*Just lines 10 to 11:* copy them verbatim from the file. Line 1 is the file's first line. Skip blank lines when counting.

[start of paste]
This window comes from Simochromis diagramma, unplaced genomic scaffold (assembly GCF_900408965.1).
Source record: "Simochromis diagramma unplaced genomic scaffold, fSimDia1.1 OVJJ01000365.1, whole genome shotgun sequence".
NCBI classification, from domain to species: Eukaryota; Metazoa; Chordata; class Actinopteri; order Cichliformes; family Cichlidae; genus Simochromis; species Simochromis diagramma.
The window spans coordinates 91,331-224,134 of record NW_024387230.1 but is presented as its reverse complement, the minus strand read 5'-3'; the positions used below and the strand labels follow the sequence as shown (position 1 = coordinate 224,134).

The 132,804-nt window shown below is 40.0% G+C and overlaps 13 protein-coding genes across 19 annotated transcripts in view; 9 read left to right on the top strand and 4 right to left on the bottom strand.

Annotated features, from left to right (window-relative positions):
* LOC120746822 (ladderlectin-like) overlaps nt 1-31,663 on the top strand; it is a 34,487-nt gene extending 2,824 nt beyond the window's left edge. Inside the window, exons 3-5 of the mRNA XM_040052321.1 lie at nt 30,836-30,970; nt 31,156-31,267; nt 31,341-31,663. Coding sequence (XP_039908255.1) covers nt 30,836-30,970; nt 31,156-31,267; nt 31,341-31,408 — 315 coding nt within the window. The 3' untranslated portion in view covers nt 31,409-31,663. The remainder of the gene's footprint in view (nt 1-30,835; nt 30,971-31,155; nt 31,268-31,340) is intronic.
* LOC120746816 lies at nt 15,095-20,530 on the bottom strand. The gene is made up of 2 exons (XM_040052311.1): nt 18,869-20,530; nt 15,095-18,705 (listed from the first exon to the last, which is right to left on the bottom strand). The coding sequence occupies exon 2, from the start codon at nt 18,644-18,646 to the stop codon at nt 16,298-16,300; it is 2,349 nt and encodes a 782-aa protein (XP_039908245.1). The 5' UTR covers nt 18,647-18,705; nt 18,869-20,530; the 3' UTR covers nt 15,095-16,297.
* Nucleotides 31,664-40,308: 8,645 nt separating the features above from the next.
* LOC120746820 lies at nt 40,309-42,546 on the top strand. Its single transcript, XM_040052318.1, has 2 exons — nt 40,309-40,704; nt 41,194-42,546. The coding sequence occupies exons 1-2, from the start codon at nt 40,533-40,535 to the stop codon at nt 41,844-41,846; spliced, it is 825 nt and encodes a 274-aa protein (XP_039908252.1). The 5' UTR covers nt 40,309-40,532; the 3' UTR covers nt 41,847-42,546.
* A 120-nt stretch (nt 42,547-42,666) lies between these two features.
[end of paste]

* LOC120746820 lies at nt 40,309-42,546 on the top strand. Its single transcript, XM_040052318.1, has 2 exons — nt 40,309-40,704; nt 41,194-42,546. The coding sequence occupies exons 1-2, from the start codon at nt 40,533-40,535 to the stop codon at nt 41,844-41,846; spliced, it is 825 nt and encodes a 274-aa protein (XP_039908252.1). The 5' UTR covers nt 40,309-40,532; the 3' UTR covers nt 41,847-42,546.
* A 120-nt stretch (nt 42,547-42,666) lies between these two features.